Source: Music of the Avant-garde, 1966-1973

Source: Music of the Avant-garde, 1966-1973

Douglas Kahn

Language: English

Pages: 396

ISBN: 0520267451

Format: PDF / Kindle (mobi) / ePub

Source: Music of the Avant-garde, 1966-1973

Douglas Kahn

Language: English

Pages: 396

ISBN: 0520267451

Format: PDF / Kindle (mobi) / ePub


The journal Source: Music of the Avant-garde was and remains a seminal source for materials on the heyday of experimental music and arts. Conceived in 1966 and published to 1973, it included some of the most important composers and artists of the time: John Cage, Harry Partch, David Tudor, Morton Feldman, Robert Ashley, Pauline Oliveros, Dick Higgins, Nam June Paik, Steve Reich, and many others. A pathbreaking publication, Source documented crucial changes in performance practice and live electronics, computer music, notation and event scores, theater and installations, intermedia and technology, politics and the social roles of composers and performers, and innovations in the sound of music.

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delight in anything the avant garde does even though the attraction is often super­ficial. Of course, for the fortunate few the musical values of this new music are recognized and seriously considered, and, for them, the experience becomes a love feast. Rigorous examination of new concepts is essential to vital growth in the music of the avant garde. New music does, indeed, receive considerable attention from the press nowadays, yet it is all but worthless to the artist; for it is most often

AUSTIN: Of Europe. Of the Western world.  STOCKHAUSEN: It’s the same culture.  AUSTIN: The same?  STOCKHAUSEN: Certainly.  ASHLEY: Well . . . yes.  STOCKHAUSEN We speak the same language. We understand one another.  AUSTIN: The U.S. is a diverse culture. It’s a hard question for an American to answer.  ASHLEY: It is. issue no. 1   43 It’s very hard. You see . . . I don’t consider concert music to be in a very healthy state. So, when I say we have the same tradition as Europe, that doesn’t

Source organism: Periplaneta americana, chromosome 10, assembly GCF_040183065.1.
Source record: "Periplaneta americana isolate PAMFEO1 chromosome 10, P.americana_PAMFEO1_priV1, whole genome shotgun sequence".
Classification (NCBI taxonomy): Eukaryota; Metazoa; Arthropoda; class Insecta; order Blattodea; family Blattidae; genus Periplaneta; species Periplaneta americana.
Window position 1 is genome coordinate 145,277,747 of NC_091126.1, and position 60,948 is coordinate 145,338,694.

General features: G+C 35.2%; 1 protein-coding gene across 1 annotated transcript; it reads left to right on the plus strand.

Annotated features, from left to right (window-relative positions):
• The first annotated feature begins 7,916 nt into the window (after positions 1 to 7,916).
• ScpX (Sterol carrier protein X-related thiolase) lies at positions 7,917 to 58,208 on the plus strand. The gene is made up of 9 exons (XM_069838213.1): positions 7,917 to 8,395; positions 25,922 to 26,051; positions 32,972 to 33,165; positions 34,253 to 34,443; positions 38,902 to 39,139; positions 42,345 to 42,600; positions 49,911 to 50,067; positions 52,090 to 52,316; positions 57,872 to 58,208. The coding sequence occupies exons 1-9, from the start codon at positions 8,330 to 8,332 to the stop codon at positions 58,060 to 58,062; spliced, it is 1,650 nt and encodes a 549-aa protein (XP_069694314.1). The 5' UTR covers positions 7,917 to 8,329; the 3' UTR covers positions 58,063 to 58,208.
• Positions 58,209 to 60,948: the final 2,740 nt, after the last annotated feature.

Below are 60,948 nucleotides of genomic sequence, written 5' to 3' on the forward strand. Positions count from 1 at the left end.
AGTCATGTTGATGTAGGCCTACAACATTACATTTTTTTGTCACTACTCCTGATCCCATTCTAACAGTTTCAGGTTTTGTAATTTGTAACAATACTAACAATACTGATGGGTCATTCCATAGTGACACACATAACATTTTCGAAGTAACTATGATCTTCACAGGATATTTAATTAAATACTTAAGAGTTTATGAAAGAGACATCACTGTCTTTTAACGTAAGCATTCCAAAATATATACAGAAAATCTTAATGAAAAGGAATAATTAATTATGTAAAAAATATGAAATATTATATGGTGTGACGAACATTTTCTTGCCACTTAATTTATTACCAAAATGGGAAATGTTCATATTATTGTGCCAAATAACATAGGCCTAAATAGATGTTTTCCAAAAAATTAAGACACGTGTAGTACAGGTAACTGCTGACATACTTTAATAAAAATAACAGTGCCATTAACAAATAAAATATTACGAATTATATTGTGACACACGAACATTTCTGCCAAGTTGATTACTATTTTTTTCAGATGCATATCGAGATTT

should also do in order to reach a state of artistic grace. The composer’s dilemma seems inseparable from the medium itself. He dreams of a music that will transcend the instruments and still remain magnificently idiomatic. To achieve this dream, he naturally turns to the technical materials at hand. This is what Beethoven did with such great success in the last quartets. Boulez, in a latter-day vocabulary, repeats this performance, which has come to be considered the reality of music, the

θ.: Distributive; sensorium/two aspects/one object / multiplicative / directive / possibly taste smell feel (nonaural; nonvisual). ι.: Fan/machine/directive/objective/environmental. κ.: Opening/extensive/directional/encasement/extreme/Magellanic clouds. λ.: Contact/sensory/process/abrasive; fricative; application/ environmental/multiple. μ.: Spinal, gestural/observe/hold/interior/attack-stress. ν.: Total rotation/objective/suspension/total/inclusive/whole-number rotations only. North Shift

Department of Music at UC Davis for their letters of support; John Natsoulas for his encouragement through the early stages of this process; and Peter Blamey for his editorial assistance. This book would not have been possible without the generous assistance of Barry Klein and the UC Davis Office of Research, and Jessie Ann Owen and the Dean’s Office of the Division of Humanities, Arts, and Cultural Studies. Our greatest support has come from two very patient and hardworking individuals:

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